When I arrived in Morocco and spoke to some people on the bus en route to the city, more than one person told me that it was difficult to photograph people in Morocco as they generally do not like it and think all pictures are going to be misused. In the end I did not come across people who were reluctant. I think the lesson I learned from it is that the connection you make with someone is even more important than what is ‘normal’ in their culture. Even though there is a huge language barrier (I do not speak French or Arabic and they did not speak English) the moments of eye contact, a little smile, and patience bring you quite far. Usually I just wait around a little bit when I see something interesting happen. By being interested in the actual moment while your camera tucked away inside your bag, people tend to be more open for interaction. I found that walking up to someone with your camera already in your hand makes it so much more difficult to get the picture. Just go for genuine interaction and something good will come out of it. It is more fun anyway to work with ‘real people’ instead of just seeing someone as a subject for your picture. As I mentioned before, handing them their own picture whenever possible is a great gift for most people.


Are you currently working on any new projects that you can tell us about?

Since I just returned from another project in South Africa, there are fewer projects scheduled in the portrait category for the next two months, but I hope to go to a nice Scandinavian country in January or February to capture those beautiful snowy landscapes. It is so relaxing to just hike all those kilometers in order to find the perfect moment.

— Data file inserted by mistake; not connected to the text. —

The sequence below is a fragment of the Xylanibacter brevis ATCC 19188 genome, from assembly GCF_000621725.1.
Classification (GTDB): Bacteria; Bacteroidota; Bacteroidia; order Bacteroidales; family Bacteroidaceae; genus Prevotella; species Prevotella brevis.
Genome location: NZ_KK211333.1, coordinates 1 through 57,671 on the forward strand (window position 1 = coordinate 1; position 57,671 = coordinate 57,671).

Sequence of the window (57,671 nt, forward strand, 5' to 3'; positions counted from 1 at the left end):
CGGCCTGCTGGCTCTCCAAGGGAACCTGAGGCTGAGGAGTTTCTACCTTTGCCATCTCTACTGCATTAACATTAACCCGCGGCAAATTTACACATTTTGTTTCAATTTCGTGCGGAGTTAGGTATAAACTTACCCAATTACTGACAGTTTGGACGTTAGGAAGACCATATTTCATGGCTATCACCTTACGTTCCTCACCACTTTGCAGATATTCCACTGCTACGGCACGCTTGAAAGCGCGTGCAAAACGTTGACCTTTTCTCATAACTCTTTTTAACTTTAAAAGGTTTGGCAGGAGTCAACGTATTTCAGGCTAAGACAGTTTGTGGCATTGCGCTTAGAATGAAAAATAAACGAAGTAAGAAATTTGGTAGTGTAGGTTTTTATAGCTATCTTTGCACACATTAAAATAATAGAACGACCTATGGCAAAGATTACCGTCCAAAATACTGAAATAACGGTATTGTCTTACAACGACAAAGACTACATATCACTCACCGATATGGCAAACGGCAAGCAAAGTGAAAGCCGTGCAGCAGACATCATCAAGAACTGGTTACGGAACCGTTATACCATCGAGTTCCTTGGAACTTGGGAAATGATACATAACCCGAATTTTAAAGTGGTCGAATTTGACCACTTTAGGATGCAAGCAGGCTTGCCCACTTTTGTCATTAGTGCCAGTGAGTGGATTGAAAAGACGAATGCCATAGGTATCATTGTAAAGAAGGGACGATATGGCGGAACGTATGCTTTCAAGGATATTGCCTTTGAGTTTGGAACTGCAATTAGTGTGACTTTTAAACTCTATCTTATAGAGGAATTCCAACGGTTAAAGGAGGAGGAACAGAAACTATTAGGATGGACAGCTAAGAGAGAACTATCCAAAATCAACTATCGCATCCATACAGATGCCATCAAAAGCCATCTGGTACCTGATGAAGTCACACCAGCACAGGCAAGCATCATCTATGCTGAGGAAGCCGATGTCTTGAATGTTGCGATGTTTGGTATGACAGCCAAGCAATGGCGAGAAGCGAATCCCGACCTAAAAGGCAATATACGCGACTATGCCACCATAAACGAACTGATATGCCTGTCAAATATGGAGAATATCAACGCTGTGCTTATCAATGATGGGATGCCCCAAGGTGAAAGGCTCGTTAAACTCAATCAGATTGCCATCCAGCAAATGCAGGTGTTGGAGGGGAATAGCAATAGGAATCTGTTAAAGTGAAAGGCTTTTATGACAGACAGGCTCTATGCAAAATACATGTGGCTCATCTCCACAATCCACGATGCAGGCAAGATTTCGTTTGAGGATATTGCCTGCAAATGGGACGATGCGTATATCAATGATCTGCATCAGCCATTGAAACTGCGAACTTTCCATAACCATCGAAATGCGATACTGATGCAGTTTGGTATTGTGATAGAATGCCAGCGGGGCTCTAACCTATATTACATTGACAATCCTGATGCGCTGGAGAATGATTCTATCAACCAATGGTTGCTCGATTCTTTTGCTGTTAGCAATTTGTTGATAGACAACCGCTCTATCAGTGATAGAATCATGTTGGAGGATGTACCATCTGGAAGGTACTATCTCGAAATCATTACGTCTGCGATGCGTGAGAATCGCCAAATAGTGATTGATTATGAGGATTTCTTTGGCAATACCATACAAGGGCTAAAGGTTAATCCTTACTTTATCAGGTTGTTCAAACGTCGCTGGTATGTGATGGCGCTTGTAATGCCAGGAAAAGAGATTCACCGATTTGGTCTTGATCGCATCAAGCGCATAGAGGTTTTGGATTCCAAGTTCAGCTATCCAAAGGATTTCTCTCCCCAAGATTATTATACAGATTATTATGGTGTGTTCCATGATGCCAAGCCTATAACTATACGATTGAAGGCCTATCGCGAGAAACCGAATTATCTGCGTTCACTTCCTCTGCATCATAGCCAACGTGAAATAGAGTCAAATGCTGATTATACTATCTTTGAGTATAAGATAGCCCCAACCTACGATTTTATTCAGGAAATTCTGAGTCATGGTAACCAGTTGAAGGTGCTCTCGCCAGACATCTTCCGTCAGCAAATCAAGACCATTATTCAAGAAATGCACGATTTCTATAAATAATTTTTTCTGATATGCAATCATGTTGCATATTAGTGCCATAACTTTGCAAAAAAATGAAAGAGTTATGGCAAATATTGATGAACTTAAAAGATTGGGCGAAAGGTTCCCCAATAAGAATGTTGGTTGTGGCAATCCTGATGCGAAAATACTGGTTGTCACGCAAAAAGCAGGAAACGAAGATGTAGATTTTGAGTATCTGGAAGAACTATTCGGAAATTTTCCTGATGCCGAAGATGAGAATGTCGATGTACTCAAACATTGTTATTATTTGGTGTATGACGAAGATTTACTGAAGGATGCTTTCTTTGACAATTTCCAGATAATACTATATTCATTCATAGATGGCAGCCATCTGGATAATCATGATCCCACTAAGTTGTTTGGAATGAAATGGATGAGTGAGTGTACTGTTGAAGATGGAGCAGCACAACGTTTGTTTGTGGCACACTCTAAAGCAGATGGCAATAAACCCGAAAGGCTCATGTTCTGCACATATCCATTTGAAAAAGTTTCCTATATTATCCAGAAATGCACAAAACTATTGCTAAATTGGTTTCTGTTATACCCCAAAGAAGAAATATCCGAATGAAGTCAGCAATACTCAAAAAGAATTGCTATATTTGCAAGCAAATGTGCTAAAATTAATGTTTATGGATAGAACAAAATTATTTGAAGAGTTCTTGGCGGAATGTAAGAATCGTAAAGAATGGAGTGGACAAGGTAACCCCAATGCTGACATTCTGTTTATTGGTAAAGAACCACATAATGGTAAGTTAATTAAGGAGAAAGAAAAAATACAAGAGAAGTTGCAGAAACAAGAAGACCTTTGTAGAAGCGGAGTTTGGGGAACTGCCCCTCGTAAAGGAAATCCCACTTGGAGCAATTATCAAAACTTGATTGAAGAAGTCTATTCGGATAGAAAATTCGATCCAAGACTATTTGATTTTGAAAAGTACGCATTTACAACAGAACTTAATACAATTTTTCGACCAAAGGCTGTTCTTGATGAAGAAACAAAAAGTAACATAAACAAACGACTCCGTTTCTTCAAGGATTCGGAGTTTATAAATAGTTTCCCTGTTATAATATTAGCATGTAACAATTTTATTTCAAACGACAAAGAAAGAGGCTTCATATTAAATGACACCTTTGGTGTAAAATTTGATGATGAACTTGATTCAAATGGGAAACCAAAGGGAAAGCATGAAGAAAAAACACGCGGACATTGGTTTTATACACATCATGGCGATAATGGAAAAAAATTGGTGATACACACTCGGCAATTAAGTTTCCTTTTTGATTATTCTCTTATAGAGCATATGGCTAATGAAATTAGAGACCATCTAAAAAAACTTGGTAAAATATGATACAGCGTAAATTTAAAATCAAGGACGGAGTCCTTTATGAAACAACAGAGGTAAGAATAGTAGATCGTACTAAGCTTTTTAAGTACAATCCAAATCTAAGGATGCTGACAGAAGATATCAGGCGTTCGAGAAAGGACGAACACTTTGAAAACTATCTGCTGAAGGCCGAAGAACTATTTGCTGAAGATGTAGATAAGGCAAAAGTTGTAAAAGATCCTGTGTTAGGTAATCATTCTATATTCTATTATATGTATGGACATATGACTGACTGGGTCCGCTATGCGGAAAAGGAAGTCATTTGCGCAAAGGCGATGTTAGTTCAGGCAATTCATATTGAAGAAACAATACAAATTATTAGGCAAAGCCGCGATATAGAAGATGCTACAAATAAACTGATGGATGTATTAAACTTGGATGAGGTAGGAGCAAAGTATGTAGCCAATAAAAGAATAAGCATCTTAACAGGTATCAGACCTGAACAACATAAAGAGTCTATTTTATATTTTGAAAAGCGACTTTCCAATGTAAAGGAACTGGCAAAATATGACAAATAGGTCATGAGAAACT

Are there any photographers whose work have influenced you?

Portrait-wise a huge inspiration is Joey L. He is only 26 years old, but he has already done so many amazing projects. Earlier this year he went to a war zone in Syria to portray the women fighting on the front lines. I think the combination of his beautiful lighting/composition, willingness to take risks, and passion for human emotions is just amazing. It is a true inspiration for me.

If you had one piece of advice for a novice photographer, what would it be?

Do not think too much about what you want to achieve later on. Just go out and shoot a lot and along the way you will find out. I spent so much time watching tutorials and learning about everything, but I think it is much better to just learn while doing.

For more information about Chris, visit his website. All images © Chris König.

Sage Brown: Honoring Mother Nature


Sage Brown is a Portland, Oregon-based photographer and art director. Raised in the Appalachian Mountains, Sage launched a personal project called “Places I Am,” a series of beautiful images taken a couple of years ago in Oregon and Washington. He not only created a set of stunning postcards, but a website as well specifically for this project.  atlas talks to Sage about how his photography career has evolved and what inspired him to launch the “Places I Am” project. (Editor’s Note: As we roll into 2017, we wanted to get re-inspired by some of our favorite features from the last year. Enjoy these brilliant images from the gifted Sage Brown!)

How did you first get started in photography? Did you have a prior job/career before you started photography?

Sage Brown: When I was sixteen I enrolled in a black and white dark room class at the local community college. It was great. I spent all my free time in the darkroom making prints and stacks of them are still sitting in my closet today. My interests wandered for a good number of years and I wasn’t shooting very much until I dug my old AE-1 out of the closet again five or six years ago. I went on to study graphic design. For the past ten years, I have worked as an interactive designer but photography was always something I did on the side. Last year I was ready for some change and decided to take the leap and pursue photography full time.

How would you describe your photography?